When: 2009-10-09

Collection location: Santa Rosa, Sonoma Co., California, USA [Click for map]

Who: Debbie Drechsler (debdrex)

No specimen available

10/17/09: It closed back down, though not all the way. In the past, I’ve been able to spritz other earthstars and get them to open up but this one was non-compliant.

10/16/09: Earthstar has opened even more despite a sunny, dry day. The air is humid.

10/15/09: It’s opened up! Rain and more rain did the trick. The spore sack is kind of fuzzy.

10/13/09: I placed this in the garden (next to the collard seedlings) so it could enjoy our first rain of the year. I brought it inside around 2pm to draw it and it had begun to crack open. It also has grown from 4.3cm to 5.5cm. This reminded me that when I first found this colony (troop?) of earth stars I was very excited because they were larger, when open, than A. hygrometricus. I can’t find my notes but an article at Wikipedia and the description of A. hygrometricus at Mykoweb both suggest that this is too big to be A. hygrometricus so I’m changing the name to A. pteridis.

Fruiting in a large group in an alley under an old coast live oak. This summer the area was cleared of a lot of ivy that made it harder to find these last season. I’m hoping to get this one to mature in my studio and have some sequential images. It’s 4.3cm across.


Proposed Names

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Used references: See description on 10/13/09

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Add Comment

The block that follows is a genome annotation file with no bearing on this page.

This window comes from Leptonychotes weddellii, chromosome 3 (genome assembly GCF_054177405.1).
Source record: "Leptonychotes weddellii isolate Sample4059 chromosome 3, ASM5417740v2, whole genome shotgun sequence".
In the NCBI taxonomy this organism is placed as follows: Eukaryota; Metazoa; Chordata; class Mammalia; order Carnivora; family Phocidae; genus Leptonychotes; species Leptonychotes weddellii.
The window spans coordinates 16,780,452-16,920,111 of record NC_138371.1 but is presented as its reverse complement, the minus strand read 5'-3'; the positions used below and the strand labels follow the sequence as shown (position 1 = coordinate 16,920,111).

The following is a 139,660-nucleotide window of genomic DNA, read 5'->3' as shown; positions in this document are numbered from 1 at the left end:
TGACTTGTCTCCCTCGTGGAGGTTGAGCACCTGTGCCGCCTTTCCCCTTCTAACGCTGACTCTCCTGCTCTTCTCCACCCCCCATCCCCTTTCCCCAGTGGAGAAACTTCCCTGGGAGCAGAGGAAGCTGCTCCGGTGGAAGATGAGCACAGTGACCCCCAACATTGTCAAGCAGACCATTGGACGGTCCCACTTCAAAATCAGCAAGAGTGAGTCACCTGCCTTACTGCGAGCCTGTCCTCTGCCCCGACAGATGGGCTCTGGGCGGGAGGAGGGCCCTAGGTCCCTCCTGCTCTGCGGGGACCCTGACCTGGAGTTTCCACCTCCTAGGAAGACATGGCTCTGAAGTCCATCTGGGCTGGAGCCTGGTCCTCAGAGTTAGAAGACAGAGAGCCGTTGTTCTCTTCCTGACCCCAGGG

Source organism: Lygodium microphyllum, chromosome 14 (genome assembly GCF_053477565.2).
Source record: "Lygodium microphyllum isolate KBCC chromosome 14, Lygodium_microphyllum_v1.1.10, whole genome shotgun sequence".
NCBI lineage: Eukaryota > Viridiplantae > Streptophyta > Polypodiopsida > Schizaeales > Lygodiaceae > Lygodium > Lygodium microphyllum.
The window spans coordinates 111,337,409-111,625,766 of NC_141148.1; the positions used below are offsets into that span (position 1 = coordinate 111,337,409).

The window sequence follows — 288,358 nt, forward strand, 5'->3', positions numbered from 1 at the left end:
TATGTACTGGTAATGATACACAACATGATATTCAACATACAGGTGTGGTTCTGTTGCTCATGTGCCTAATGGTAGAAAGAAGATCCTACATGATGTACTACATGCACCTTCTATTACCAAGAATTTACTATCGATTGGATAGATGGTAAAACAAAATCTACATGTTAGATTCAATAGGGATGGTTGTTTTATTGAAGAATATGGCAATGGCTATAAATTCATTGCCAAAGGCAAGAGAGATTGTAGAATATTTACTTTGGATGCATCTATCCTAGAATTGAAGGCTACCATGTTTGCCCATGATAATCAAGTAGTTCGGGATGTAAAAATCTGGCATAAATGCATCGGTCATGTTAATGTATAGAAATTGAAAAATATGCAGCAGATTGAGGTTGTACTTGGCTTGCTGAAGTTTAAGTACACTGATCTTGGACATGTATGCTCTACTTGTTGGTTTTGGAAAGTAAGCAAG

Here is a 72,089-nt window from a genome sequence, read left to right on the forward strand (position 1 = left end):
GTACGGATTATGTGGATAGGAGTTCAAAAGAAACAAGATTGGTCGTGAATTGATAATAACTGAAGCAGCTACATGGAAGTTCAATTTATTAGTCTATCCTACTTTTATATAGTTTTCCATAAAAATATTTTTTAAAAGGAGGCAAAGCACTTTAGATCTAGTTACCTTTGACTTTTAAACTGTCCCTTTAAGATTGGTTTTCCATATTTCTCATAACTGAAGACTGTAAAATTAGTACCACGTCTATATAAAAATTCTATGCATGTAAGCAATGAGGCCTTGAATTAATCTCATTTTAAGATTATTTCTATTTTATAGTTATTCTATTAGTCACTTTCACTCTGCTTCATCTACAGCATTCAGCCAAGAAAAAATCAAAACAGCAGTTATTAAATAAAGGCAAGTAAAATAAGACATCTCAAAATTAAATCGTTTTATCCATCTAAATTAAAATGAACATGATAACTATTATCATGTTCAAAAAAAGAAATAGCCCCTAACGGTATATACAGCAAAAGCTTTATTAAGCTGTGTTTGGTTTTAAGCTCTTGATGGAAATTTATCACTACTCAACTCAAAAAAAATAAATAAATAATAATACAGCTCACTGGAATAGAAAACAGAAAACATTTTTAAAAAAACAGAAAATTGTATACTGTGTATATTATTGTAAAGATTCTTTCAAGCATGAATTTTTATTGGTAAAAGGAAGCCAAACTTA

I’m still learning
By: Debbie Drechsler (debdrex)
2009-10-12 11:47:36 CDT (-0400)

If you look through the observations on this site you’ll see them fruiting in a variety of locations. I find them in association with oak, which is what populates most of the places I walk. I’ve basically located places where I’ve seen the earthstars before and check back each year. I haven’t done any digging so don’t know what happens before they appear above ground. Darv has posted some good images of very young ones and some like this one at the following pages:
I’m pretty sure I read somewhere that they develop underground and then emerge. This one was loose when I found it but that could be because gardeners come each week and rake the area.
Finally, Wikipedia has an article that answers some of our questions:

Long-term project? Are these usually epigeous?
By: Daniel B. Wheeler (Tuberale)
2009-10-12 05:15:57 CDT (-0400)

Sounds like you’ve been keeping track of this for a while, Debbie. I’m a little surprised, in that I typically find this associated with conifers, especially Pinus. I wonder if there are varieties? I’ll admit to a certain fascination with Astraeus and Geastrum: they are, I suspect, closely related to truffles in some sense. One of the largest Geastrums I ever found was during the dead of summer quite deep (7 inches) under Noble fir on Larch Mountain. Had no clue what it was until Dr. Trappe identified it as a very young Geastrum.